‘Big Battles Ahead’: What’s next for the group behind Austin’s Proposition A – KXAN.com Leave a comment

KXAN Austin
AUSTIN (KXAN) — Despite Tuesday’s resounding defeat of Austin’s Proposition A, the group behind the ballot initiative says there are “big battles ahead.”
Matt Mackowiak and Cleo Petricek, the founders of the political action committee Save Austin Now, addressed their supporters at the group’s election night party, expressing disappointment over Tuesday’s results, but vowing that more work is ahead.
“We are not going anywhere,” Petricek said, her words greeted with applause.
Mackowiak said Save Austin Now could wade into a potential city council special election to replace District 4 Austin Council Member Greg Casar, who recently confirmed a potential run for Congress.
“And then we’re going to have an epic battle for half of our city council seats and the mayor’s office in November, potentially with runoffs in December,” Mackowiak said. “You ain’t seen nothing yet.”
Mayor Steve Adler will not be running for re-election, as he will have served the maximum term for the position.
In an interview with KXAN last week, Mackowiak confirmed the group is also looking at possibly placing another ballot item in the upcoming May election. He said there are three topics under consideration: housing affordability, transportation needs and “transparency at City Hall.”
Before the projected failure of Proposition A, Save Austin Now had been riding a wave of political momentum following last spring’s voter-approved reinstatement of the city’s homeless camping ban. Mackowiak, who is also chair of the Travis County Republican Party, has maintained the PAC is nonpartisan, pointing to his co-founder, Petricek, a Democrat who voted for President Joe Biden.
Speaking to KXAN ahead of Tuesday’s election, the chair of the Travis County Democratic Party, Katie Naranjo, called Proposition A an “attack from the far right,” and said Save Austin Now is a conservative machine in disguise.
“I think that there are a lot of folks who don’t understand what’s happening and who Save Austin Now really is,” Naranjo said.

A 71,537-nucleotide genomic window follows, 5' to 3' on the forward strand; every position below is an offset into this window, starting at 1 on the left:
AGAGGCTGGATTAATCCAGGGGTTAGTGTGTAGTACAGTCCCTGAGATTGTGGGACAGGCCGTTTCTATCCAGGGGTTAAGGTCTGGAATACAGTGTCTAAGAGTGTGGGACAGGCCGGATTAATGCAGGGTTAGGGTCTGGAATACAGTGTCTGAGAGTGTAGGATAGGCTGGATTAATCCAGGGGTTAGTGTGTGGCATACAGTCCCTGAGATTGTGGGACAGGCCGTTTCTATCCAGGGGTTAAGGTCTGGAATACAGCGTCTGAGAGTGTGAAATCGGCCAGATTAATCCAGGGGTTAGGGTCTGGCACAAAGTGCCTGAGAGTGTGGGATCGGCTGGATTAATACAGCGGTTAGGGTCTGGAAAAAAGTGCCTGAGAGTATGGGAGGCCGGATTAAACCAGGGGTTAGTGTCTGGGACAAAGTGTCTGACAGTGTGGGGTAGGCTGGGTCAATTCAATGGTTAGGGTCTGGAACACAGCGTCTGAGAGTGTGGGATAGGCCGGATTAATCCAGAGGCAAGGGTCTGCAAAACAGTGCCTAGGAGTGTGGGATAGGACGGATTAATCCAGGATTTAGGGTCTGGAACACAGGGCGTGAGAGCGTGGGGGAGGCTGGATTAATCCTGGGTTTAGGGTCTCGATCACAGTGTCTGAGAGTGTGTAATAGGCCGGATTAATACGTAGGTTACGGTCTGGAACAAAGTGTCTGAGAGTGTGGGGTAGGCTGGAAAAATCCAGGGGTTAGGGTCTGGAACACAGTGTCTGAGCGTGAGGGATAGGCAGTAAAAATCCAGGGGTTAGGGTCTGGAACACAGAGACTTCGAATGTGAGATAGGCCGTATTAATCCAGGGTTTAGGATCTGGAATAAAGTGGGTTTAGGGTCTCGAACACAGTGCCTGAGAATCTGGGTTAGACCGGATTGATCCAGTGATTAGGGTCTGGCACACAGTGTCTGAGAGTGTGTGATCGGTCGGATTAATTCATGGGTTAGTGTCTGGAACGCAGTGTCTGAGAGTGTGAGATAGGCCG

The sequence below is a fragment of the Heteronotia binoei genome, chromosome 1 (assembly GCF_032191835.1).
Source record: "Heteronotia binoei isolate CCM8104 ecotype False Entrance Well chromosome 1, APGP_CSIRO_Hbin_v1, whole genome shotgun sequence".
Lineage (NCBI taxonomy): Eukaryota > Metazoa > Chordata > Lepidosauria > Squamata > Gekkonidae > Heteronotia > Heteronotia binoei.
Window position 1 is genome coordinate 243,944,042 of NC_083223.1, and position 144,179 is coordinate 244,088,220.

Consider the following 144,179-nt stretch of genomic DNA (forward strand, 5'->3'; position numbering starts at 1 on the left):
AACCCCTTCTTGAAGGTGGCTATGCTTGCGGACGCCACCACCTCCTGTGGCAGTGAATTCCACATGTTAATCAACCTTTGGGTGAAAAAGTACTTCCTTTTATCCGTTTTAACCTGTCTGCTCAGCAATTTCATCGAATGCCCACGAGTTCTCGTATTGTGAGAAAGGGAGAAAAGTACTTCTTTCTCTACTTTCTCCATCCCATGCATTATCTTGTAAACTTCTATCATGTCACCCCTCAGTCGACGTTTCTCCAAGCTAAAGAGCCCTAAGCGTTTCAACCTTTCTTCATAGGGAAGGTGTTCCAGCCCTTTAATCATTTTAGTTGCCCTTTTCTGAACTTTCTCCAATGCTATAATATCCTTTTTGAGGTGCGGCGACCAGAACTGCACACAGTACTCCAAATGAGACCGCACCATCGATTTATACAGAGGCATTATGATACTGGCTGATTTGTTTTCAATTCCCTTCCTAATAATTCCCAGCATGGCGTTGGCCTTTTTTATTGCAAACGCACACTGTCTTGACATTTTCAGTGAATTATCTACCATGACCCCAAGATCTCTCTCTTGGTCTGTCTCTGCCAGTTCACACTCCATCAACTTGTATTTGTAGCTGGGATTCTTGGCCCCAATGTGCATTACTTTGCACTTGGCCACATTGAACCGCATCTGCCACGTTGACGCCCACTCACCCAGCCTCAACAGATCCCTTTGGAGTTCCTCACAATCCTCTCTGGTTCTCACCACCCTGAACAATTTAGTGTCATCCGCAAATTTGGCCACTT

Copyright 2021 Nexstar Media Inc. All rights reserved. This material may not be published, broadcast, rewritten, or redistributed.
(NEXSTAR) — As COVID-19 restrictions begin to ease across the country, and people return to in-person dining, Yelp wants to know where the best restaurants are.
Yelp has opened its nominations for the Top 100 Places to Eat in the U.S. and Canada. While this is the review site’s ninth annual list, it is only the second year the community has been asked to submit nominations.
AUSTIN (KXAN) — U.S. health officials approved a kid-sized Pfizer COVID-19 vaccine late Tuesday night. With the announcement, pharmacies and health providers in Austin-Travis County are moving to get shots into arms by as early as this week.
The Texas Department of Health and Human Services says over the next few days, Texas will have received more than 1.3 million doses of the Pfizer pediatric vaccine. Those doses will go to more than 900 providers, including many in Austin-Travis County.
AUSTIN (KXAN) — So far, our coldest temperatures of the season in the Austin area hit back on October 18 when Camp Mabry fell down to 49 degrees while Austin Bergstrom airport reached 44 degrees.
But after Wednesday’s cold front, we’ll likely see even colder temperatures on Friday morning, marking the coldest morning of the season so far. As of right now, the First Warning Weather team is forecasting a low at Camp Mabry near 47 for the morning of Oct. 5. Some models are showing even colder temperatures than this, with the GRAF model depicting some rural areas falling down into the 30s.


Leave a Reply

Your email address will not be published. Required fields are marked *